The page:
Overall, relatively easy to do a decent job. Getting that last bit of insulation filled at the top of the stud wall would be helpful, but the job doesn't need to be perfect to be very effective at reducing heat loss through the wall.

    Once you get the hang of it after one or two stud bays, the work goes quickly.

    Example of loose fill insulation for sale:

    Example of tool rental to blow loose fill insulation into stud cavities:
    (Note that this deal gets you one free day of rental if you buy $300 worth of insulation (20 bags) but you probably don' need this much for the uninsulated exterior walls of an attached garage unless also doing the ceiling)

    Example of a drywall knife used to spread drywall compound to cover the hole:

    Not sure of your degree of disability, but to do the work solo, you would have to be able to bring a 165 lb blower machine from the rental location to your vehicle (likely they would do this for you), and from the vehicle into your garage. Hopefully you have someone to help if you need some assistance.
    According to the coverage and prices quoted in the insulation for sale, it would be a few hundred dollars to fill the exterior garage walls not shared with your home.

    You didn't mention insulating the garage attic. If the garage has a drywall ceiling then roof above it, you can blow insulation on top of the drywall ceiling, using the same blower and insulation. Even easier since no cutting and filling holes, assuming you have attic access from somewhere.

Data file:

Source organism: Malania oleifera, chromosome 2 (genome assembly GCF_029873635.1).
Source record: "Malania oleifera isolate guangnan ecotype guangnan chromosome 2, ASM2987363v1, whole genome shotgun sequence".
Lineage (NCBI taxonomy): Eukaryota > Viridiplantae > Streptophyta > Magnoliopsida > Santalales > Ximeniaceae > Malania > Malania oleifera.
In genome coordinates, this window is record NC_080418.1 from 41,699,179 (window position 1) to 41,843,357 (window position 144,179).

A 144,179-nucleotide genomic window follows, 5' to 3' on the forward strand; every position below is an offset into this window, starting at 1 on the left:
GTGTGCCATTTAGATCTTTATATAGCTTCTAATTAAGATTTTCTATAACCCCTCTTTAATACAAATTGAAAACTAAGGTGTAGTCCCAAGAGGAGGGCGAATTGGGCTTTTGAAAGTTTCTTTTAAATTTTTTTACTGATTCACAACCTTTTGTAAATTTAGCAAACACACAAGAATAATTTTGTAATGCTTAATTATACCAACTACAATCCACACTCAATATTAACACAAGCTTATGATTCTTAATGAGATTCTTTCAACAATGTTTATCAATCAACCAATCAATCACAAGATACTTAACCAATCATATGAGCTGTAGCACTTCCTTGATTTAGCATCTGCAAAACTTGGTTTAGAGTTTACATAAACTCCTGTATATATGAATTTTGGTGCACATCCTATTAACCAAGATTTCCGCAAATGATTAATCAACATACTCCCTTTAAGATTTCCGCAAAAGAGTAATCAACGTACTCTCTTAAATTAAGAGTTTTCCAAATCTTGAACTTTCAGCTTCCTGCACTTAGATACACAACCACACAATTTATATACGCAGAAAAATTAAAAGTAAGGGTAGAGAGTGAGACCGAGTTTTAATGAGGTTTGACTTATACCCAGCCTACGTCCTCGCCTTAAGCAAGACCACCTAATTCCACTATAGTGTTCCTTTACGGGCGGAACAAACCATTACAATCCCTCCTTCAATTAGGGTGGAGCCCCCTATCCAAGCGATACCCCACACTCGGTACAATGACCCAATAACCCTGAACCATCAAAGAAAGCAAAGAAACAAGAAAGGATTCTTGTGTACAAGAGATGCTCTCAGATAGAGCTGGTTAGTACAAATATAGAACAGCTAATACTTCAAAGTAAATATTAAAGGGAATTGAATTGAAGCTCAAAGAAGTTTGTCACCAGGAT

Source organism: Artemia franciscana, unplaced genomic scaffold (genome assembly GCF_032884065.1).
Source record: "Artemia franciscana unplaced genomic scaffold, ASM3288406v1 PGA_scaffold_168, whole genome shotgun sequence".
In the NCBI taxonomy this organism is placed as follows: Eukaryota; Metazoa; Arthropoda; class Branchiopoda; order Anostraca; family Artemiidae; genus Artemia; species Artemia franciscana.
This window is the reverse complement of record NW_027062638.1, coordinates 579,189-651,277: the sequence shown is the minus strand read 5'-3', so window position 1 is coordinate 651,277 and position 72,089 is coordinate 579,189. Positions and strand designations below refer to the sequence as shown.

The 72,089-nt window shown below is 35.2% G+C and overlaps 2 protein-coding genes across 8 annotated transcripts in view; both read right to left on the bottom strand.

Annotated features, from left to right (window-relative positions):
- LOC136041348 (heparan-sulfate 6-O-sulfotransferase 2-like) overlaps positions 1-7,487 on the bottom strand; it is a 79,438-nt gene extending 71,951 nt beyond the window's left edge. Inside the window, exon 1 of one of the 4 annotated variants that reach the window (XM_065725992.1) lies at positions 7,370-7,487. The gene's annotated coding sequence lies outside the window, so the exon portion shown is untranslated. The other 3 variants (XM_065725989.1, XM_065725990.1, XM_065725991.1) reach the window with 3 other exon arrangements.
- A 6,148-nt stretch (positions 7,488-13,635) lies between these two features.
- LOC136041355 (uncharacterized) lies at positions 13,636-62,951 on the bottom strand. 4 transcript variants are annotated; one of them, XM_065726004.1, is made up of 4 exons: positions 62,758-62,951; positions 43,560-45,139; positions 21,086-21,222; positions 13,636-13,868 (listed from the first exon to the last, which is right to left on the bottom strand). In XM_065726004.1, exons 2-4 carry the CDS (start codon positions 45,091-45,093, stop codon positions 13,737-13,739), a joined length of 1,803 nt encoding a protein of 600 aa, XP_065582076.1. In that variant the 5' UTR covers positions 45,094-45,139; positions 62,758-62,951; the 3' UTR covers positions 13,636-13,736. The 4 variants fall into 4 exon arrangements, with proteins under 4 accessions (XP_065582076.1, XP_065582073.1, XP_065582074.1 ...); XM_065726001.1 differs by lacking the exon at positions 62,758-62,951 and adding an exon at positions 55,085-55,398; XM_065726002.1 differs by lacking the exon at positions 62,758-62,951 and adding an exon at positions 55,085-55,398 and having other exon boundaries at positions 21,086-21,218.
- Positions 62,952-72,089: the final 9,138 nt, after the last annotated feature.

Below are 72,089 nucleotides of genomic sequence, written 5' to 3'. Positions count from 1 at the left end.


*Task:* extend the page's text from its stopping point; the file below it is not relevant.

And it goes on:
Bill mentioned polyiso insulation board. Its VERY lightweight, comes in 4x8 sheets (options from 1/2" to 2" thick), so would install quickly and easily. Some are faced with foil, which would increase the effective insulation value, by reflecting heat. If you can get Thermax polyiso, it can be installed and not covered, since it is more fire resistant than standard polyiso. Assuming you can get these 4'x8' sheets delivered, the installation work would go very quickly and easily.

    You also could consider both filling stud wall cavities with insulation, and adding polyiso board insulation on the interior of the wall. You just have to be sure that your exterior siding/cladding allows water vapor to pass through it. No poly plastic sheeting in the wall. Otherwise you might end up with condensation, wood rot or mold problems. Polyiso does come with other facers other than foil to avoid this problem, but foil will not allow water vapor to pass through. It can be a problem in the humid South.

    Reducing the air leakage around the edges of your garage door also might be something to consider. Draft stopper tubes can be used at the bottom of the door. Many people remove the garage door altogether to renovate it into a continuous wall with a window or weatherstripped 3' wide x 6'8" exterior door. This seems like more work than you would consider. But covering the garage door might be something to consider if insulating the walls doesn't provide enough comfort in your garage space. Carpet on the garage floor might also help provide some insulation and protection from a colder concrete slab floor of a garage.